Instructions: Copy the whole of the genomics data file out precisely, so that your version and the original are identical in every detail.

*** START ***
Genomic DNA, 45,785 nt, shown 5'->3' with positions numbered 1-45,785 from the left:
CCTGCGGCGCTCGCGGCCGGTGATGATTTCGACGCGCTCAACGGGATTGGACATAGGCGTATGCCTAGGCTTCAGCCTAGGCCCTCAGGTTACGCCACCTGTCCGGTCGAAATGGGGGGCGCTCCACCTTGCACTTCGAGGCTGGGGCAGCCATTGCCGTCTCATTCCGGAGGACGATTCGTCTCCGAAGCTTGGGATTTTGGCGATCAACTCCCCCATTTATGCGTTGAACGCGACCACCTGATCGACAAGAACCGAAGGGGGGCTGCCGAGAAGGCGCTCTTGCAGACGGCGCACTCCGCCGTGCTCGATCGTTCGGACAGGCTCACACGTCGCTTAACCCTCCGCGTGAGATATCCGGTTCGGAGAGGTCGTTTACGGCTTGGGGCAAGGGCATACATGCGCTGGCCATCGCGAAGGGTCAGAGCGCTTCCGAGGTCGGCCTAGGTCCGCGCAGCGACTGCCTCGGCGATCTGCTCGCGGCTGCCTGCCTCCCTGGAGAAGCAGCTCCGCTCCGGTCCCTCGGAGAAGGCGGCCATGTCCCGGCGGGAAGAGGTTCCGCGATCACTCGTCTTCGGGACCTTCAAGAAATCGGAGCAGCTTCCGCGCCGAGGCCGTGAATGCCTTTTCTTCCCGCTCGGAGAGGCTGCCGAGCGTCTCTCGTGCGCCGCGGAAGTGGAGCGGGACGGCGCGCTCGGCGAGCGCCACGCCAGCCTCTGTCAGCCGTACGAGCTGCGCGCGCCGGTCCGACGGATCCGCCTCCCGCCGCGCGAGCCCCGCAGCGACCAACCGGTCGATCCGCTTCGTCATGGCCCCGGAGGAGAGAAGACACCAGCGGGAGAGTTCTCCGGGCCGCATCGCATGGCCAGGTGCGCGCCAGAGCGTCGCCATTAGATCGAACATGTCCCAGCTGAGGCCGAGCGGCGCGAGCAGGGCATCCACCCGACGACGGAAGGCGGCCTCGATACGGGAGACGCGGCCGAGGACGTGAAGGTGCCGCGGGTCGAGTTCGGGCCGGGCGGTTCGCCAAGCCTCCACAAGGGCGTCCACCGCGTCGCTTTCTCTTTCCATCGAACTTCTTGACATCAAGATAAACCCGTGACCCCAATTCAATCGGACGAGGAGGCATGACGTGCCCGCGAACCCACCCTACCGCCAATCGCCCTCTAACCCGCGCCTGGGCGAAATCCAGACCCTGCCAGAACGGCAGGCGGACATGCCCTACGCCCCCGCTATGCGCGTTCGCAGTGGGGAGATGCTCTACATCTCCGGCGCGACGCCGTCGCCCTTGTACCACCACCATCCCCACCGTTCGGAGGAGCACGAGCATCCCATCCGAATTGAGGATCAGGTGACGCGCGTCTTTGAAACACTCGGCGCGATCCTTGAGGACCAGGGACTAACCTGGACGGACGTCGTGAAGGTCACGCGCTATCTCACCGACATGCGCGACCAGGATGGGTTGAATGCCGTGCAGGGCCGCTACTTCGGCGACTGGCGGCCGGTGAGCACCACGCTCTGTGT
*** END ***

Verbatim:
Genomic DNA, 45,785 nt, shown 5'->3' with positions numbered 1-45,785 from the left:
CCTGCGGCGCTCGCGGCCGGTGATGATTTCGACGCGCTCAACGGGATTGGACATAGGCGTATGCCTAGGCTTCAGCCTAGGCCCTCAGGTTACGCCACCTGTCCGGTCGAAATGGGGGGCGCTCCACCTTGCACTTCGAGGCTGGGGCAGCCATTGCCGTCTCATTCCGGAGGACGATTCGTCTCCGAAGCTTGGGATTTTGGCGATCAACTCCCCCATTTATGCGTTGAACGCGACCACCTGATCGACAAGAACCGAAGGGGGGCTGCCGAGAAGGCGCTCTTGCAGACGGCGCACTCCGCCGTGCTCGATCGTTCGGACAGGCTCACACGTCGCTTAACCCTCCGCGTGAGATATCCGGTTCGGAGAGGTCGTTTACGGCTTGGGGCAAGGGCATACATGCGCTGGCCATCGCGAAGGGTCAGAGCGCTTCCGAGGTCGGCCTAGGTCCGCGCAGCGACTGCCTCGGCGATCTGCTCGCGGCTGCCTGCCTCCCTGGAGAAGCAGCTCCGCTCCGGTCCCTCGGAGAAGGCGGCCATGTCCCGGCGGGAAGAGGTTCCGCGATCACTCGTCTTCGGGACCTTCAAGAAATCGGAGCAGCTTCCGCGCCGAGGCCGTGAATGCCTTTTCTTCCCGCTCGGAGAGGCTGCCGAGCGTCTCTCGTGCGCCGCGGAAGTGGAGCGGGACGGCGCGCTCGGCGAGCGCCACGCCAGCCTCTGTCAGCCGTACGAGCTGCGCGCGCCGGTCCGACGGATCCGCCTCCCGCCGCGCGAGCCCCGCAGCGACCAACCGGTCGATCCGCTTCGTCATGGCCCCGGAGGAGAGAAGACACCAGCGGGAGAGTTCTCCGGGCCGCATCGCATGGCCAGGTGCGCGCCAGAGCGTCGCCATTAGATCGAACATGTCCCAGCTGAGGCCGAGCGGCGCGAGCAGGGCATCCACCCGACGACGGAAGGCGGCCTCGATACGGGAGACGCGGCCGAGGACGTGAAGGTGCCGCGGGTCGAGTTCGGGCCGGGCGGTTCGCCAAGCCTCCACAAGGGCGTCCACCGCGTCGCTTTCTCTTTCCATCGAACTTCTTGACATCAAGATAAACCCGTGACCCCAATTCAATCGGACGAGGAGGCATGACGTGCCCGCGAACCCACCCTACCGCCAATCGCCCTCTAACCCGCGCCTGGGCGAAATCCAGACCCTGCCAGAACGGCAGGCGGACATGCCCTACGCCCCCGCTATGCGCGTTCGCAGTGGGGAGATGCTCTACATCTCCGGCGCGACGCCGTCGCCCTTGTACCACCACCATCCCCACCGTTCGGAGGAGCACGAGCATCCCATCCGAATTGAGGATCAGGTGACGCGCGTCTTTGAAACACTCGGCGCGATCCTTGAGGACCAGGGACTAACCTGGACGGACGTCGTGAAGGTCACGCGCTATCTCACCGACATGCGCGACCAGGATGGGTTGAATGCCGTGCAGGGCCGCTACTTCGGCGACTGGCGGCCGGTGAGCACCACGCTCTGTGT